What is developed where in the brain
Report for source localization module called “MUSIC”

The MUSIC module is designed based on combination of TRAP-MUSIC[1] and minimum norm algorithms. It takes the ERP of a certain condition as input and results in 1) the location of related sources, 2) the amplitude of every source, 3) the network, lobe and Brodmann’s area (BA) corresponding to the resultant sources and 4) a video clip of the sources’ fluctuations over the time. When the module is called, the user first selects a time point from the ERP of a certain condition. An interface is consequently popped up to let the user select the most relevant sources s/he would like to print in the report. To help the user investigate the nature of the computed sources, the module offers: demonstration of sources’ temporal information (changes over time), the location of sources on the template human brain MRI together with networks, lobes and BAs overlays on the MRI slices and an optional video clip to save in a directory for further exploration of overall sources’ activities together.

Maryam Rostami, PhD candidate, GTSG-Co Worker

MNI ICBM152 is utilized as the brain template to make the scanning grid for the source localization algorithm and also show the sources on its slices. The BAs’ labels are taken from a brain Atlas including 41 areas (the most important ones from BA1 to BA55). The networks Atlas is comprised of 10 distinct areas including somato-motor, cingular-opercular, auditory, default mode, visual, frontal-parietal, salience, subcortical, ventral-attention and dorsal-attention. The lobes Atlas covers 10 separate areas including prefrontal, motor strip, insula, parietal, temporal, occipital, limbic, cerebellum, subcortical and brainstem.

Given that in clinical recordings only 19 EEG electrodes exist and regarding the assumptions behind TRAP-MUSIC, the maximum number of sources can be 19. However, the number of sources is usually less than 11; thus, we have limited our graphical interface to include up to 11 sources in the same figure and leave the rest of them as unlikely sources. It is noteworthy that, the MUSIC module offers simple, user-friendly and semi-automatic interfaces to ensure that the user has insight over the behavior of sources. The informative pictures are designed providing the user with diverse information in such a way that can simplify the selection of sources to be saved in the report. In addition, the option of automatic sources’ selection results in the selection of most important sources in terms of the largest amplitude at the user-selected time point from the first ERP interface in a fully automatic way.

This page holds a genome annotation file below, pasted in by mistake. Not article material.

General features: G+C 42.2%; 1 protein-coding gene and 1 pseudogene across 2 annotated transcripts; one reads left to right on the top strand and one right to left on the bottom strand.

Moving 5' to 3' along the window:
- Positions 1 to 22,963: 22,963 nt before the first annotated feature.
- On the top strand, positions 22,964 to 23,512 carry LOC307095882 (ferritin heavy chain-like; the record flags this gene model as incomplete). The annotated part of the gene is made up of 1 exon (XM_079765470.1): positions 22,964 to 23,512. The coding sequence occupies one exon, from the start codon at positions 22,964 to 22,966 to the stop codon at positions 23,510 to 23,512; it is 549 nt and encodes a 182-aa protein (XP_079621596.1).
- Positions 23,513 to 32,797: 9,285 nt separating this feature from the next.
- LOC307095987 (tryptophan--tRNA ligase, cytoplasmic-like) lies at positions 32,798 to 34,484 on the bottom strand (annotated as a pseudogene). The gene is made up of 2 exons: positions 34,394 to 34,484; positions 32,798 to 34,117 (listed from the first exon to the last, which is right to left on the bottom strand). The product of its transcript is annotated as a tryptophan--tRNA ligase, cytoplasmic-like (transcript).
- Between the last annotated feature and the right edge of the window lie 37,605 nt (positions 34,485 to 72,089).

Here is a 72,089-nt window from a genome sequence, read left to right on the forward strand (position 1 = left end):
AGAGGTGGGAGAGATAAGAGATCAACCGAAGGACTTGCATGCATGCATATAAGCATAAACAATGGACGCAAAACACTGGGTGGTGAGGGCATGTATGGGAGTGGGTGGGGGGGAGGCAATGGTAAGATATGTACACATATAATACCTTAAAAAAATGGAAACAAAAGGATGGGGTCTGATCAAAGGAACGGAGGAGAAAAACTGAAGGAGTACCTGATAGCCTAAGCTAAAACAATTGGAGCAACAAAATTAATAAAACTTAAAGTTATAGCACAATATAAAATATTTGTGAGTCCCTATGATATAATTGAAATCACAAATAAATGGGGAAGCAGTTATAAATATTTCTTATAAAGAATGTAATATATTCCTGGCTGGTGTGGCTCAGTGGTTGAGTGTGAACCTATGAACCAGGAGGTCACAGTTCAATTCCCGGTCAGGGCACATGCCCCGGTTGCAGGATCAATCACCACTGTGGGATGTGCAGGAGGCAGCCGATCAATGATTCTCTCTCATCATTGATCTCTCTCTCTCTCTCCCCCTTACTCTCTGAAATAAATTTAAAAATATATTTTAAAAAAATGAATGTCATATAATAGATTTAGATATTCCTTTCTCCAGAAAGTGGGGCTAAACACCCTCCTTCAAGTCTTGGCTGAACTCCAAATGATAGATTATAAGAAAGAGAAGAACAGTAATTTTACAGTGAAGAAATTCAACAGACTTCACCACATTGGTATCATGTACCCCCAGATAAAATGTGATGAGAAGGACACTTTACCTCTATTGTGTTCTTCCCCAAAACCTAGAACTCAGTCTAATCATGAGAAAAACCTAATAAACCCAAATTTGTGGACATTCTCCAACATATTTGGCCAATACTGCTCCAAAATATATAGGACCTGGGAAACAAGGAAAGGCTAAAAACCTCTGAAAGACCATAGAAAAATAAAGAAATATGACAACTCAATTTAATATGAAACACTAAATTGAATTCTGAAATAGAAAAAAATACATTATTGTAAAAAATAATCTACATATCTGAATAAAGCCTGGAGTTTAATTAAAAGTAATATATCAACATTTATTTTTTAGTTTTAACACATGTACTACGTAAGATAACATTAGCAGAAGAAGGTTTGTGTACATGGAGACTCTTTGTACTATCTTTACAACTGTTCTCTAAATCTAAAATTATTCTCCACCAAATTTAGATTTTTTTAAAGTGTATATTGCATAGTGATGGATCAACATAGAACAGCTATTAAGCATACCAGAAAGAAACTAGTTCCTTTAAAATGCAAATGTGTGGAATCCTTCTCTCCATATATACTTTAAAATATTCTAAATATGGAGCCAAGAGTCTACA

MUSIC module can provide complementary information for a target ERP condition in terms of the position of the underlying sources and the contribution of each source in developing the ERP’s activity. Moreover, the Atlas labels (networks, lobes and BAs) beside the pictures provide a better insight of the function of the sources in addition to the place of them.

[1] Truncated recursively applied and projected multiple signal classification


annual report 2019
read and download

Arousal-marker for inner restlessness

Biomarkers and diagnostics
Important is the certainty and clarity of the professional

Arousal a marker for inner restlessness
Arousal modulates thoughts, behaviour and feelings

Arousal a marker for inner restlessness
Generalized arousal as a measure modulating behavior, emotions and cognitions

Good treatment

From stew to gender-specific personalised medicine
HBImed database, new version enables gender-specific diagnosis and treatment

HBImed database version 3.0 web-based
The world's largest database for evoked potentials now even better!

Biomarkers in diagnostics and treatment
Precise medical diagnostic of functions leads to a better understanding of human beeing

Biomarker/Neuromarker in Children with ADHD
Biomarkers/Neuroalgorithms as an additional Tool in clinical ADHD-Diagnoses

Depression and Arousal
The comparison of the Arousal Index (AI) with VIGALL as a diagnostic tool in depression patients and healthy controls during resting-state EEG